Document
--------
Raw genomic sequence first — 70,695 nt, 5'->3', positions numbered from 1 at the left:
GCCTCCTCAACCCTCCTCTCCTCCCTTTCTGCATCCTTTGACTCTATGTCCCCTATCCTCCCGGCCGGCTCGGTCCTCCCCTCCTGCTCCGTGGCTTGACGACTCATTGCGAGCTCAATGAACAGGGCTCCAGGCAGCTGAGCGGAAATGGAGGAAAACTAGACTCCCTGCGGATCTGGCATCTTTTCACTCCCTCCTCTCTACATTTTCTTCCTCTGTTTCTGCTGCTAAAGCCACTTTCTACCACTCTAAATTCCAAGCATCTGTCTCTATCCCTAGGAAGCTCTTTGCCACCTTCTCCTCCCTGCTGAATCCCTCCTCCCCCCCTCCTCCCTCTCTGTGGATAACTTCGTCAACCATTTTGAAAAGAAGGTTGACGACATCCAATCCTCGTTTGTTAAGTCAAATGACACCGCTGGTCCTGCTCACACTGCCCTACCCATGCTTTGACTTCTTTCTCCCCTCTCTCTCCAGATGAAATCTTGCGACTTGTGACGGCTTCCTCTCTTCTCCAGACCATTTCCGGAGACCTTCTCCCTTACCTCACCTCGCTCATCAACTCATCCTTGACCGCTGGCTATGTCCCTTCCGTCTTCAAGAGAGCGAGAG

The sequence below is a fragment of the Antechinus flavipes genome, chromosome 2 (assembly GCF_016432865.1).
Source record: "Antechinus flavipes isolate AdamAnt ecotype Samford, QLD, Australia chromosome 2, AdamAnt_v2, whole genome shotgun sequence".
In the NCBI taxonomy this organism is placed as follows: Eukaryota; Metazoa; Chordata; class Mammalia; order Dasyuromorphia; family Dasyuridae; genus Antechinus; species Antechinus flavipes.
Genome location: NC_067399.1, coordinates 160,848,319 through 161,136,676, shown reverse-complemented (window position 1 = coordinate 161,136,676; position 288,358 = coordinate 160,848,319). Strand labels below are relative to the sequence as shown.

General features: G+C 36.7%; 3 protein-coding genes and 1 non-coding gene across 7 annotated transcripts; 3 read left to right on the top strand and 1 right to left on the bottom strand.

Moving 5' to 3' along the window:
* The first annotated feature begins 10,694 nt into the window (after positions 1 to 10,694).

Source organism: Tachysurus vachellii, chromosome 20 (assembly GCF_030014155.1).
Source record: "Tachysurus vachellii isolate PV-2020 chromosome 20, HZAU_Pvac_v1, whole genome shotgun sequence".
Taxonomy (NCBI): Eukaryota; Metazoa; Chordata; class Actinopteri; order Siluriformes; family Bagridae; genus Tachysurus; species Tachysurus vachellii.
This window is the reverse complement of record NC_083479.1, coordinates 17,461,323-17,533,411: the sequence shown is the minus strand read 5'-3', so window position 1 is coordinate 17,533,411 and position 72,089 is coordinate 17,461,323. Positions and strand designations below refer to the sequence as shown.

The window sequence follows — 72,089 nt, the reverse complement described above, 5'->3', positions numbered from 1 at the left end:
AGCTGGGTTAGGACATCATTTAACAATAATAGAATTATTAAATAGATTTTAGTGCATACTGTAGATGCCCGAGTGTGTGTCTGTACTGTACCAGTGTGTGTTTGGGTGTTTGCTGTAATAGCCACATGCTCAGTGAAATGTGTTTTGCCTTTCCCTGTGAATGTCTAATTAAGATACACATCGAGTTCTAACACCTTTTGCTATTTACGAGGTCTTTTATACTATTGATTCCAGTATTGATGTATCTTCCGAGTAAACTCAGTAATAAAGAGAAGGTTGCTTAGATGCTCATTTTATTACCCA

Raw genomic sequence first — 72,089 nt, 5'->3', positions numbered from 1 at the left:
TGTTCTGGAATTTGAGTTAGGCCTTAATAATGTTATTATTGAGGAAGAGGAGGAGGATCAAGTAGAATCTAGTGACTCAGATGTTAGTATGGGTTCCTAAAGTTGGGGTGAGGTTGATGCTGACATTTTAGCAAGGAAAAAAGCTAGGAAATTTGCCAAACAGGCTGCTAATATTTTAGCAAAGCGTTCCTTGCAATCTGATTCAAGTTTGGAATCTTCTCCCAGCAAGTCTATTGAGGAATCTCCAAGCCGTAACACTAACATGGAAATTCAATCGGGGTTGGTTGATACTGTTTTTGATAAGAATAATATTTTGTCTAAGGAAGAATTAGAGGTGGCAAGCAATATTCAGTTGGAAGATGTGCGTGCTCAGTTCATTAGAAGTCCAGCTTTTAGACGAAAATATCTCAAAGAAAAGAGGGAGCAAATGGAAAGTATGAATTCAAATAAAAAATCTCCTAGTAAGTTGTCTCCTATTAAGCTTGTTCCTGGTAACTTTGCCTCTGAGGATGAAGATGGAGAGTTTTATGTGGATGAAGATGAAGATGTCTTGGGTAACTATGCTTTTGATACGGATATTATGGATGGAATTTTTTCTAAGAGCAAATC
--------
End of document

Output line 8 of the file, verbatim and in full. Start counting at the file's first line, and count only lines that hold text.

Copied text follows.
Moving 5' to 3' along the window: